When Americans walk into a multi-story building, they’d usually say they’re on the first floor. Not in the lobby of Alaska’s Capitol building.
“It has a very European feel to it,” tour guide Kirk Smith said on a recent morning tour. “Right now, you are not on the first floor, you are on the ground floor. And the reason for that is that, as a multi-agency federal building, it was required to have a post office in it.”
Smith said visitors often wonder why that is. KTOO listener Sylvan Robb asked us to find out for this installment of Curious Juneau.
The Capitol was built in 1931. That was before statehood, so it was built to serve as a federal and territorial building. The post office was on the second of six stories, but Juneau’s steep streets still made it possible to put entrances and loading docks on that floor — on the uphill side, on 5th and Seward Streets. So the architects called that the first floor and called the one below it the ground floor.
“In order to meet the post office’s requirements of having a first floor street entrance, they had to call this the ground floor,” Smith said in the lobby.
The doorway to Seward Street is still there, though the post office is long gone. When Alaska became a state in 1959, the building became the state Capitol. In the years that followed, the post office and other federal offices moved to the newly constructed Juneau Federal Building.
“There’s nothing of it left,” Smith said. “It would be nice if there was an antique post office box or a teller window or something, but there’s really nothing there. It just looks like a hallway. It’s too bad.”
One lingering sign of the building’s history, though, is its art deco style.
“I like to refer to the architectural style that’s in use here as ‘early 20th century American post office,’” Smith said.
Like many other federal buildings and post offices built during that time, the Capitol was designed by the Treasury Department’s Office of the Supervising Architect.
That office’s designs have come in handy for local architect Wayne Jensen. He’s been involved in many projects at the Capitol over the years, including renovations of the House and Senate chambers and remodels of committee rooms. Most recently, he oversaw seismic upgrades throughout the building, which took years of work between legislative sessions.
That’s when Jensen saw one remnant of the old post office.
“When we did the demolition, we found a door that was kind of closed into one of the walls,” he said. “I don’t remember if it said ‘post office’ on it, but that was the one thing we did find.”
Jensen has studied the original architects’ ink-on-linen drawings. He said putting the post office on the first floor makes sense – that floor is bigger than the ground floor, and it has better street access.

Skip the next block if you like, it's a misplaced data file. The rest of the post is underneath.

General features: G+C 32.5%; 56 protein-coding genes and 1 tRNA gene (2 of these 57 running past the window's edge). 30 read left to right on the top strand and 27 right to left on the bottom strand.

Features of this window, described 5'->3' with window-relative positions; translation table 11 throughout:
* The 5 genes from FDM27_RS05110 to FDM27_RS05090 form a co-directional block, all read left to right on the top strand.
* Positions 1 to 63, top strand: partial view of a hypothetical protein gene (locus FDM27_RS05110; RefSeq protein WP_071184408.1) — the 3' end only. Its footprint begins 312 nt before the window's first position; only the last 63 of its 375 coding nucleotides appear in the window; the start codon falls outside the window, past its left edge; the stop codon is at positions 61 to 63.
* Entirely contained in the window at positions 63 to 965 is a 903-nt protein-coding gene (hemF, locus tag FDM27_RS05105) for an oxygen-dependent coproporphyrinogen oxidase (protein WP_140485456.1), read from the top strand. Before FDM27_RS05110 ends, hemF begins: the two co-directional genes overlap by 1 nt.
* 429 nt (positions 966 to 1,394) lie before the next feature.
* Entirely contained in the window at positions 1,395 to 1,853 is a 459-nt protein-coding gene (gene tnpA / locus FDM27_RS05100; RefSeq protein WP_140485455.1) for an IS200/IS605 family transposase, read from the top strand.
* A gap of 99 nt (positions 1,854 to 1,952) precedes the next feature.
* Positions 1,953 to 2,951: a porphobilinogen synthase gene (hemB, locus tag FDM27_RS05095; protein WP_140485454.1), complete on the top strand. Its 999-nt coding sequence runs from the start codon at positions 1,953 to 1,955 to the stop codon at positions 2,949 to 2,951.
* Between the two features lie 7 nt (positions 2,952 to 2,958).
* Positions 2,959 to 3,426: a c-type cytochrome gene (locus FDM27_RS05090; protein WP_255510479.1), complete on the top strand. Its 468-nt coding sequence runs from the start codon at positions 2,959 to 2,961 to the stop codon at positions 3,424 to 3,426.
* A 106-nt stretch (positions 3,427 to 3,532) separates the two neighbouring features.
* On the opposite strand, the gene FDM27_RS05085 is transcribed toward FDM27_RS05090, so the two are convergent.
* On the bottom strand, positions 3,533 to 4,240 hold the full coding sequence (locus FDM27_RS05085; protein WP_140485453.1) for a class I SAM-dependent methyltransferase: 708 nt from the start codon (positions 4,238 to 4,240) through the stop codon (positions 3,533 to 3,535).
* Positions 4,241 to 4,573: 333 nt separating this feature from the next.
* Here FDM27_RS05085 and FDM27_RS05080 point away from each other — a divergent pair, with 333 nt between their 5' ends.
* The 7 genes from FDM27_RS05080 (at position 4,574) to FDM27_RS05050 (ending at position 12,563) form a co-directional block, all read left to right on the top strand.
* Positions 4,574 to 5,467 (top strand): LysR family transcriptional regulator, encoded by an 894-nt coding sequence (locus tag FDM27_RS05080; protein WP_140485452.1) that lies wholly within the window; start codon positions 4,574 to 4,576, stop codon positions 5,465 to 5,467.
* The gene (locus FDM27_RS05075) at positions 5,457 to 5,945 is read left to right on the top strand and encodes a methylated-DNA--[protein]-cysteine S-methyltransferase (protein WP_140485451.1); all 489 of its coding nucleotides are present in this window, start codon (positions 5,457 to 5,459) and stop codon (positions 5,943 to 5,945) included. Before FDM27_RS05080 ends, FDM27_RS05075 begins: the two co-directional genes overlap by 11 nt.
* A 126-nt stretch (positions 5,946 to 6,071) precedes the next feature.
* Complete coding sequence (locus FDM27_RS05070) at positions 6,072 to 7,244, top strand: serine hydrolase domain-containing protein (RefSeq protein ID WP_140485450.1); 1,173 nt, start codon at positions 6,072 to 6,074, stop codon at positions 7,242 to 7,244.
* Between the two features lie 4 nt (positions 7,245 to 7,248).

“The ground floor isn’t as large as the other floors,” Jensen said. “It goes back into the mountain, back into the hill, so it’s truncated a little bit. Plus it has the boiler rooms and all those things that are not really occupiable spaces. But the first floor has access on the back side of the building and on Seward Street.”
According to the building’s original floor plans, the door to Seward Street was an employee entrance and the one to 5th Street was the public entrance. The post office lobby and work room took up the entire east wing of the first floor. Postal workers would sort the incoming mail in the workroom and feed it into post office boxes.
“I know stories from people who lived here in the ‘50s, ‘60s – they would go there every day to get their mail and it became a social area,” Jensen said.
Jensen said the history of the Capitol building is worth remembering. Before construction started, Congress only allocated enough money to pay for half of the block where the building stands today. Juneau residents raised the rest of the money and then gave the property to the federal government.
“The community got together and said, ‘Well, if the feds can’t do it, we can do it ourselves,’” Jensen said. “It’s very Juneauite. Over the years, we’ve done a lot to keep the Capitol here and support the Capitol, and that was one of the first efforts to do that.”
The post office may be a nearly-forgotten piece of the building’s history. But it’s why today’s visitors need to pay extra attention to what floor they’re on inside the Capitol.